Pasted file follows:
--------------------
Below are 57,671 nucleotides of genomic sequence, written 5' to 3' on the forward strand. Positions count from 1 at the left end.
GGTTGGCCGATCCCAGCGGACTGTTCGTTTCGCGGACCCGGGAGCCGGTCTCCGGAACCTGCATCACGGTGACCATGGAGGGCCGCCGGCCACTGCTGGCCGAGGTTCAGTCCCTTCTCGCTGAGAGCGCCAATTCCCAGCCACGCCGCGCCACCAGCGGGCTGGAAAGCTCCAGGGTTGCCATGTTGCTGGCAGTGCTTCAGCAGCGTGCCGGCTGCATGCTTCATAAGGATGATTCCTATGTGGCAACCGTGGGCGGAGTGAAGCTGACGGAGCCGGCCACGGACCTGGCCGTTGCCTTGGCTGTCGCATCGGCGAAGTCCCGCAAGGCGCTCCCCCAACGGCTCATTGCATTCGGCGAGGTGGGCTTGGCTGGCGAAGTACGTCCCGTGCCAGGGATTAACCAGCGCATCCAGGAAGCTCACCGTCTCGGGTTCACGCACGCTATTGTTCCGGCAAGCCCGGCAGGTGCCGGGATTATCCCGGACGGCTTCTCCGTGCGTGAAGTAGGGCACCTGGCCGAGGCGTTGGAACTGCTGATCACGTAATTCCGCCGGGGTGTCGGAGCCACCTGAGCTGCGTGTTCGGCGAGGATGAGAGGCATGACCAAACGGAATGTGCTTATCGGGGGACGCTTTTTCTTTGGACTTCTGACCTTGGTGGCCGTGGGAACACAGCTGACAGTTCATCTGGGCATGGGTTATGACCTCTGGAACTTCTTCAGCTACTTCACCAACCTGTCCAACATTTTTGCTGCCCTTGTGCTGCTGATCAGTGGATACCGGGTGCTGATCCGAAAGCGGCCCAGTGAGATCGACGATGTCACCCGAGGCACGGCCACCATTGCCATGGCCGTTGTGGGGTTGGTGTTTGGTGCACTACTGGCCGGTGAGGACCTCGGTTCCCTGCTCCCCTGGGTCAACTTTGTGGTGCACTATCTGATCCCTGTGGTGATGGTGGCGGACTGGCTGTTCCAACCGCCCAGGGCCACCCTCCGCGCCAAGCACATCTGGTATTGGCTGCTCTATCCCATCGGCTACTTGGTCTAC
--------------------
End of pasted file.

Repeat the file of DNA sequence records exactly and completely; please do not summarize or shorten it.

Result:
Below are 57,671 nucleotides of genomic sequence, written 5' to 3' on the forward strand. Positions count from 1 at the left end.
GGTTGGCCGATCCCAGCGGACTGTTCGTTTCGCGGACCCGGGAGCCGGTCTCCGGAACCTGCATCACGGTGACCATGGAGGGCCGCCGGCCACTGCTGGCCGAGGTTCAGTCCCTTCTCGCTGAGAGCGCCAATTCCCAGCCACGCCGCGCCACCAGCGGGCTGGAAAGCTCCAGGGTTGCCATGTTGCTGGCAGTGCTTCAGCAGCGTGCCGGCTGCATGCTTCATAAGGATGATTCCTATGTGGCAACCGTGGGCGGAGTGAAGCTGACGGAGCCGGCCACGGACCTGGCCGTTGCCTTGGCTGTCGCATCGGCGAAGTCCCGCAAGGCGCTCCCCCAACGGCTCATTGCATTCGGCGAGGTGGGCTTGGCTGGCGAAGTACGTCCCGTGCCAGGGATTAACCAGCGCATCCAGGAAGCTCACCGTCTCGGGTTCACGCACGCTATTGTTCCGGCAAGCCCGGCAGGTGCCGGGATTATCCCGGACGGCTTCTCCGTGCGTGAAGTAGGGCACCTGGCCGAGGCGTTGGAACTGCTGATCACGTAATTCCGCCGGGGTGTCGGAGCCACCTGAGCTGCGTGTTCGGCGAGGATGAGAGGCATGACCAAACGGAATGTGCTTATCGGGGGACGCTTTTTCTTTGGACTTCTGACCTTGGTGGCCGTGGGAACACAGCTGACAGTTCATCTGGGCATGGGTTATGACCTCTGGAACTTCTTCAGCTACTTCACCAACCTGTCCAACATTTTTGCTGCCCTTGTGCTGCTGATCAGTGGATACCGGGTGCTGATCCGAAAGCGGCCCAGTGAGATCGACGATGTCACCCGAGGCACGGCCACCATTGCCATGGCCGTTGTGGGGTTGGTGTTTGGTGCACTACTGGCCGGTGAGGACCTCGGTTCCCTGCTCCCCTGGGTCAACTTTGTGGTGCACTATCTGATCCCTGTGGTGATGGTGGCGGACTGGCTGTTCCAACCGCCCAGGGCCACCCTCCGCGCCAAGCACATCTGGTATTGGCTGCTCTATCCCATCGGCTACTTGGTCTAC